Report: Supporting Working Families with Access to High-Quality Early Care and Education (US Dept of ED, HHS)

 Since taking office, President Obama has made it a top priority to improve access to high-quality early care and education options for families, and to make it easier for parents to find high-quality programs in their community. This report highlights actions, such as those listed next, that the Obama Administration has undertaken to support states and communities to help working families access high-quality early care and education, as well as some results of these investments to date. –Though CCDF the government provides assistance to states and tribes to help pay for childcare for 1.4 million children each month. –The RTT Early Learning Challenge has challenged states to deliver better coordination across early care and education programs. – The President has also prioritized continuous improvement of the Head Start program, which serves nearly one million children from birth to 5 each year.- The Administration launched the Maternal, Infant, and Early Childhood Home Visiting (MIECHV) program, which supports voluntary, evidence-based home visiting programs for at-risk families during pregnancy and children’s early years of life. In 2014, the Administration will take new steps toward President Obama’s plan for early education for all Americans: -The Department of Health and Human Services (HHS) announced that $500 million will go to support Early Head Start Expansion and Early Head Start-Child Care Partnerships.- The Department of Education (ED) and HHS will jointly administer $250 million in funds to states to build, develop, and expand voluntary, high-quality preschool programs in targeted communities that will serve as models for expanding preschool to 4-year-old children from low- and moderate-income families. In addition to highlighting Federal investments in early care and education, this report will also highlight state progress on improving access to high-quality early childhood programs, providing information to parents, and investing in the early learning workforce.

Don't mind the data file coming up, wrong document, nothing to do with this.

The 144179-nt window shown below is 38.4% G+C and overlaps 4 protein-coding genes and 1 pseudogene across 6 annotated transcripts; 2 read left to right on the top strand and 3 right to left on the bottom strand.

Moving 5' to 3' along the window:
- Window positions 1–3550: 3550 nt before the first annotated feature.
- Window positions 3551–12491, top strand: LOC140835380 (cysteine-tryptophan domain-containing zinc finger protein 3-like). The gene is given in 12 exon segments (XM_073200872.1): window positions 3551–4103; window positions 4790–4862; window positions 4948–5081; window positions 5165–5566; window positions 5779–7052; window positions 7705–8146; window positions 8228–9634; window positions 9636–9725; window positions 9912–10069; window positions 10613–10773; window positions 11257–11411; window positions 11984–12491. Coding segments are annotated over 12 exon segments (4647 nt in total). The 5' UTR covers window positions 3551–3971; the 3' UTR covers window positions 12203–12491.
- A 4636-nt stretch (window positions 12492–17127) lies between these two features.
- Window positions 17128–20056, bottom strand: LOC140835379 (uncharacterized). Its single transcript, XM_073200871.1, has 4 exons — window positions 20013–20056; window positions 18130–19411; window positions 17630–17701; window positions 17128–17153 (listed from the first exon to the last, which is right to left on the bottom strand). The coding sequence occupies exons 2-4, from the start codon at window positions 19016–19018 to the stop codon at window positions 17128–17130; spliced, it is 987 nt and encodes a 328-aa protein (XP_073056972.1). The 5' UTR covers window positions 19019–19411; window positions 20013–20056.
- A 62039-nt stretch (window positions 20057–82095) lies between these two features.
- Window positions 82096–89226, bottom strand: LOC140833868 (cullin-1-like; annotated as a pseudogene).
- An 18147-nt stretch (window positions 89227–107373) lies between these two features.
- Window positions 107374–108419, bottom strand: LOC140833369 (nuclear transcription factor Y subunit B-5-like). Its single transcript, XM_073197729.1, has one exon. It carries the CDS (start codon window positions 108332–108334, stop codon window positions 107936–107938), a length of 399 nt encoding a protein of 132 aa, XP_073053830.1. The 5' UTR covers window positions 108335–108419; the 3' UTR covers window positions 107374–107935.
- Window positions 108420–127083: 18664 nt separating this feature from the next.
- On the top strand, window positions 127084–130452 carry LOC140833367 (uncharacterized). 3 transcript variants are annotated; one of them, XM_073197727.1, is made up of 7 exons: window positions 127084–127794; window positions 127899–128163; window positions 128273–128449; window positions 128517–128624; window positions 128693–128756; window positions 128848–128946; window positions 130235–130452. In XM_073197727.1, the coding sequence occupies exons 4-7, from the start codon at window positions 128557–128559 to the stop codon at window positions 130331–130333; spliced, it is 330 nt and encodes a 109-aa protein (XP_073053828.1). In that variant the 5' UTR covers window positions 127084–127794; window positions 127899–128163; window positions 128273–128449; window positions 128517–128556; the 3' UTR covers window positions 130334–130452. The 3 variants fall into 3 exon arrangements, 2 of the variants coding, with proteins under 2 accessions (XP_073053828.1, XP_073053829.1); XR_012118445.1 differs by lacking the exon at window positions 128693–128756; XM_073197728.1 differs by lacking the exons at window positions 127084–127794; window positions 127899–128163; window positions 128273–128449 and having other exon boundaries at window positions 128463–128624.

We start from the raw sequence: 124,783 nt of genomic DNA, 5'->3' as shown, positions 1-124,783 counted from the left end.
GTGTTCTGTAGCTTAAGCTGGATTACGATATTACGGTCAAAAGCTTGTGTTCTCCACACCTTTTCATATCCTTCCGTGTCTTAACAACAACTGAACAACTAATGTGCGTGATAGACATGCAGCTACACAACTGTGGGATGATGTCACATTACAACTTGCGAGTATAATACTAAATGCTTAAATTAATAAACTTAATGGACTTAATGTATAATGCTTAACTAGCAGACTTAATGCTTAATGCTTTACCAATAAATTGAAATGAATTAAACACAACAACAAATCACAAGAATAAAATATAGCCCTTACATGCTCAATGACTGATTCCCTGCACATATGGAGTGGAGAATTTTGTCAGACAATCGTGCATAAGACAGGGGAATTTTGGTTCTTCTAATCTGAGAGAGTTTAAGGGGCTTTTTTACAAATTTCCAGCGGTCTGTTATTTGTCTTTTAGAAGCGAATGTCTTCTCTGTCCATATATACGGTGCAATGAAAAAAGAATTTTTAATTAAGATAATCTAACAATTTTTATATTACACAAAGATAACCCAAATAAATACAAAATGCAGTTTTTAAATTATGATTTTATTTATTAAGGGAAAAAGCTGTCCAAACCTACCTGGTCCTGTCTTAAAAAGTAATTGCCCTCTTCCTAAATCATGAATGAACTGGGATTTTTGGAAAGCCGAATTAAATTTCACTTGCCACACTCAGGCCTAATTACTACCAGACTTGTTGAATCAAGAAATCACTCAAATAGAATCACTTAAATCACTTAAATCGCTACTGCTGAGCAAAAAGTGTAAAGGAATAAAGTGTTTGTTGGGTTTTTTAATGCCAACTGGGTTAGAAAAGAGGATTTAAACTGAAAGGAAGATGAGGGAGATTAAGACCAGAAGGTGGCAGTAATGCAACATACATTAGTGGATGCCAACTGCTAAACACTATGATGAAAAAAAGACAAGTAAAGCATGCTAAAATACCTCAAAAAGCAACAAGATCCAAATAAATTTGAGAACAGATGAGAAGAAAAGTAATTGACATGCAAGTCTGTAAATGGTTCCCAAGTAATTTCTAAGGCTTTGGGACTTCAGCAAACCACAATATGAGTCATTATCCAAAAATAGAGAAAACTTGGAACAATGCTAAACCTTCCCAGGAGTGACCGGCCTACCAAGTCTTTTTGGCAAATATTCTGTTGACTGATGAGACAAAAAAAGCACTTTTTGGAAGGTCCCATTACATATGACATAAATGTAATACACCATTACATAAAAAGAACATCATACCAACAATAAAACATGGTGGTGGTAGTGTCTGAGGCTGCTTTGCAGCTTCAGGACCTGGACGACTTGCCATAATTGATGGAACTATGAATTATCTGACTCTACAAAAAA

Read the report here.